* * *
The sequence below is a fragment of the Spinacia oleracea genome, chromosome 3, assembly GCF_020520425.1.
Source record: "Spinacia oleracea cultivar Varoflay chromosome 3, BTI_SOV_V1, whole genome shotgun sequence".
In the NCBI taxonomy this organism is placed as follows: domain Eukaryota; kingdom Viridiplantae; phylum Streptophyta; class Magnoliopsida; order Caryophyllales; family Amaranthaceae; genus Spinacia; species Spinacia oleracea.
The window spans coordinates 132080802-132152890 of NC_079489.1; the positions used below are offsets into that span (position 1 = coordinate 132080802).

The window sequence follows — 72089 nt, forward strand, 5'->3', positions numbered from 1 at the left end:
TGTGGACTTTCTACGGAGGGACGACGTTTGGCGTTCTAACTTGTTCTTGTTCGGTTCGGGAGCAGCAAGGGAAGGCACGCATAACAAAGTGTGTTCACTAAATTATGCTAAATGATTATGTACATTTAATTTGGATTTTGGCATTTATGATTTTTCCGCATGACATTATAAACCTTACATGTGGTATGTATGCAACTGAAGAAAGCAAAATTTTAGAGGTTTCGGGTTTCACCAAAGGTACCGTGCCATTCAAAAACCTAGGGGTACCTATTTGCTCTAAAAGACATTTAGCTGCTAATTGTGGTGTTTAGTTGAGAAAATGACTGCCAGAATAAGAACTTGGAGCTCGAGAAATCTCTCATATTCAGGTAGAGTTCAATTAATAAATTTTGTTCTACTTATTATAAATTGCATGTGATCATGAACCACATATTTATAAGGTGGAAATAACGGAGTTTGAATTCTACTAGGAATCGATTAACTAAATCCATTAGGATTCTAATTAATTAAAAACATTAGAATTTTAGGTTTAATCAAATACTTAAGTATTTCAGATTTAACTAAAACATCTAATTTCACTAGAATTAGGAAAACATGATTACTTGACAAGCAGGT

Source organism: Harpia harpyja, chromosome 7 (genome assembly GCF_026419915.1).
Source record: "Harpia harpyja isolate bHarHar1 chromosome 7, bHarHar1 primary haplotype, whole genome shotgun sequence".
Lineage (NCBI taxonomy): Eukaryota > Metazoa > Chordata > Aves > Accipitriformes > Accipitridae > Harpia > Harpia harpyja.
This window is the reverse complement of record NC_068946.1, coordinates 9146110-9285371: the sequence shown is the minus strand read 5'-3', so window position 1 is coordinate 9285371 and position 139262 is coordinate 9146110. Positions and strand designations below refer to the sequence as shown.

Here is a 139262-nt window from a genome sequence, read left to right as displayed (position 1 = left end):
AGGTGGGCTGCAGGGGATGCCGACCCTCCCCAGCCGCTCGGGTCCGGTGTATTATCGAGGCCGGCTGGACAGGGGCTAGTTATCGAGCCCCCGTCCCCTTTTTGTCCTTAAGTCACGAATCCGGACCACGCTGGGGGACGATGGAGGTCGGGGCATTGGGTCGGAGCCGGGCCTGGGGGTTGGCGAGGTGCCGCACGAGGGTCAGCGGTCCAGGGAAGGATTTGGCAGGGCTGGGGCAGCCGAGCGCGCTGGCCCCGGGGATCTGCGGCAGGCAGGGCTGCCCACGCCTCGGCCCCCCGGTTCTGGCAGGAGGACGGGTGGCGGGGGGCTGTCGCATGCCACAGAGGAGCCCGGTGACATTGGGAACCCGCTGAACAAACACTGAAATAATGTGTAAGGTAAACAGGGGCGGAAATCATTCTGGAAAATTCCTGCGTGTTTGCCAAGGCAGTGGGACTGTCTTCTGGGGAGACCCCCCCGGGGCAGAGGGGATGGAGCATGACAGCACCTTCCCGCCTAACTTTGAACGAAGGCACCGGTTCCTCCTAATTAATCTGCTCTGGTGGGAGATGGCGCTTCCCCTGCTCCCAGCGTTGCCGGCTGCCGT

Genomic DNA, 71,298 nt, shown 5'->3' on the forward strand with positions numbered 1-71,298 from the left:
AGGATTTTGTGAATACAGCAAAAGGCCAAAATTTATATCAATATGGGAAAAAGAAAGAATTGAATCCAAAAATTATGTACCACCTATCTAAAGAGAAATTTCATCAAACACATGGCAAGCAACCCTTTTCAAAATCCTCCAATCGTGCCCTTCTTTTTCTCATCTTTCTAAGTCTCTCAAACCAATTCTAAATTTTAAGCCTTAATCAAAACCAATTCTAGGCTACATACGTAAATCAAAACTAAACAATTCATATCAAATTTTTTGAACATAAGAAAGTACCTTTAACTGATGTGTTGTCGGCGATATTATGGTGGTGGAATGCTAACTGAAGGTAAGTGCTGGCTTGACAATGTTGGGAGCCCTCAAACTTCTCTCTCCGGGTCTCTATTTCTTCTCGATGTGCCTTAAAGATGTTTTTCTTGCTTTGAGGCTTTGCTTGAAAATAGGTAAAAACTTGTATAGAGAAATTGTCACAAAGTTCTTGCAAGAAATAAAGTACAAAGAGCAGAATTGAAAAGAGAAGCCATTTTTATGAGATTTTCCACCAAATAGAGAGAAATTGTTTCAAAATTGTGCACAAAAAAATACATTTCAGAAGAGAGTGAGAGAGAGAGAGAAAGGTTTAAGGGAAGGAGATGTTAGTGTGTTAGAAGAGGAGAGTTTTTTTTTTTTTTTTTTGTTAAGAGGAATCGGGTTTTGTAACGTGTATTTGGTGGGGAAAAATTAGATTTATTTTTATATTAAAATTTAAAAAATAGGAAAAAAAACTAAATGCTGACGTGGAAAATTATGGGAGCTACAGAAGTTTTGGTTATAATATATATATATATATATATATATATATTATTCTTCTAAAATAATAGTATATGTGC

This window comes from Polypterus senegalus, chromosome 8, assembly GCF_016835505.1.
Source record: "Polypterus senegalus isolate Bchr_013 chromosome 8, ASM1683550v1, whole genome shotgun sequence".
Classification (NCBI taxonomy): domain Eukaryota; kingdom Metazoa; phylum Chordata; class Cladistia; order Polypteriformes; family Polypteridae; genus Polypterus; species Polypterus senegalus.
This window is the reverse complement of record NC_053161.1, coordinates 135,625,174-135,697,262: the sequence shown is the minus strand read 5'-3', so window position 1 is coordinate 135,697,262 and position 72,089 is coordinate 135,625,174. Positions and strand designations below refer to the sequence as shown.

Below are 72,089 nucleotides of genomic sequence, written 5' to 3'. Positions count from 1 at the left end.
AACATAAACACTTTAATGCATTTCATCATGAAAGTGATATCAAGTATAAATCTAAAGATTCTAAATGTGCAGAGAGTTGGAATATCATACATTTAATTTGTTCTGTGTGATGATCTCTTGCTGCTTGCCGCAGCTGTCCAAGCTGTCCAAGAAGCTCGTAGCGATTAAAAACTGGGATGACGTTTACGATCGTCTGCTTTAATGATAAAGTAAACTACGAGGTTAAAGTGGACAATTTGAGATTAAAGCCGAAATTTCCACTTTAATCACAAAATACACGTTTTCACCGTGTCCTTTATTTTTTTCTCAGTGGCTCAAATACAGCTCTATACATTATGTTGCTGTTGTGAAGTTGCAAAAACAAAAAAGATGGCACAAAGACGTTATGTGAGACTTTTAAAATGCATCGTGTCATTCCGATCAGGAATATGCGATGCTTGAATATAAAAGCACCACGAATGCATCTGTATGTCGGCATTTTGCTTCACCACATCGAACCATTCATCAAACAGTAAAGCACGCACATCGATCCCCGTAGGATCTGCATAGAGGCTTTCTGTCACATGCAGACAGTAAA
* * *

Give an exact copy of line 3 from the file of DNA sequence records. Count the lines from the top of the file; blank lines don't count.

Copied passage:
In the NCBI taxonomy this organism is placed as follows: domain Eukaryota; kingdom Viridiplantae; phylum Streptophyta; class Magnoliopsida; order Caryophyllales; family Amaranthaceae; genus Spinacia; species Spinacia oleracea.